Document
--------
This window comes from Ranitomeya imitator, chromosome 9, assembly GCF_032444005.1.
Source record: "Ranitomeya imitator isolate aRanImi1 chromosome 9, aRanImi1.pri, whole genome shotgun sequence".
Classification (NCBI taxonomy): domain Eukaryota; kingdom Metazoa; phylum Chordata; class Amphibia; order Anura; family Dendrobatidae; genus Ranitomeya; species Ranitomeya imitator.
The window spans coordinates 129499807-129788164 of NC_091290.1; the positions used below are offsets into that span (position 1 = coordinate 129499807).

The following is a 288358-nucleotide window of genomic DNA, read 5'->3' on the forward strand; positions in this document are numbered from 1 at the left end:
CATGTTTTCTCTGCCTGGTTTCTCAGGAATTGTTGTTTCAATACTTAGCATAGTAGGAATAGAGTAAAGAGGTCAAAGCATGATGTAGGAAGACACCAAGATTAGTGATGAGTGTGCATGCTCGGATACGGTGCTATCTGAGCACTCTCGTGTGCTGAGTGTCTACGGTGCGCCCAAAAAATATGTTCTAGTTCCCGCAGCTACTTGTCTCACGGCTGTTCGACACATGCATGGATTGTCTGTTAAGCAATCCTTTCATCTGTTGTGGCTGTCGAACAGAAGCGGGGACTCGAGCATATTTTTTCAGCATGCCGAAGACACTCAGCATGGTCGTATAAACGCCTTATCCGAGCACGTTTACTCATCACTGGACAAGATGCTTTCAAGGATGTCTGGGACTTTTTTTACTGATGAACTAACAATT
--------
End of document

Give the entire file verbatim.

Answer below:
This window comes from Ranitomeya imitator, chromosome 9, assembly GCF_032444005.1.
Source record: "Ranitomeya imitator isolate aRanImi1 chromosome 9, aRanImi1.pri, whole genome shotgun sequence".
Classification (NCBI taxonomy): domain Eukaryota; kingdom Metazoa; phylum Chordata; class Amphibia; order Anura; family Dendrobatidae; genus Ranitomeya; species Ranitomeya imitator.
The window spans coordinates 129499807-129788164 of NC_091290.1; the positions used below are offsets into that span (position 1 = coordinate 129499807).

The following is a 288358-nucleotide window of genomic DNA, read 5'->3' on the forward strand; positions in this document are numbered from 1 at the left end:
CATGTTTTCTCTGCCTGGTTTCTCAGGAATTGTTGTTTCAATACTTAGCATAGTAGGAATAGAGTAAAGAGGTCAAAGCATGATGTAGGAAGACACCAAGATTAGTGATGAGTGTGCATGCTCGGATACGGTGCTATCTGAGCACTCTCGTGTGCTGAGTGTCTACGGTGCGCCCAAAAAATATGTTCTAGTTCCCGCAGCTACTTGTCTCACGGCTGTTCGACACATGCATGGATTGTCTGTTAAGCAATCCTTTCATCTGTTGTGGCTGTCGAACAGAAGCGGGGACTCGAGCATATTTTTTCAGCATGCCGAAGACACTCAGCATGGTCGTATAAACGCCTTATCCGAGCACGTTTACTCATCACTGGACAAGATGCTTTCAAGGATGTCTGGGACTTTTTTTACTGATGAACTAACAATT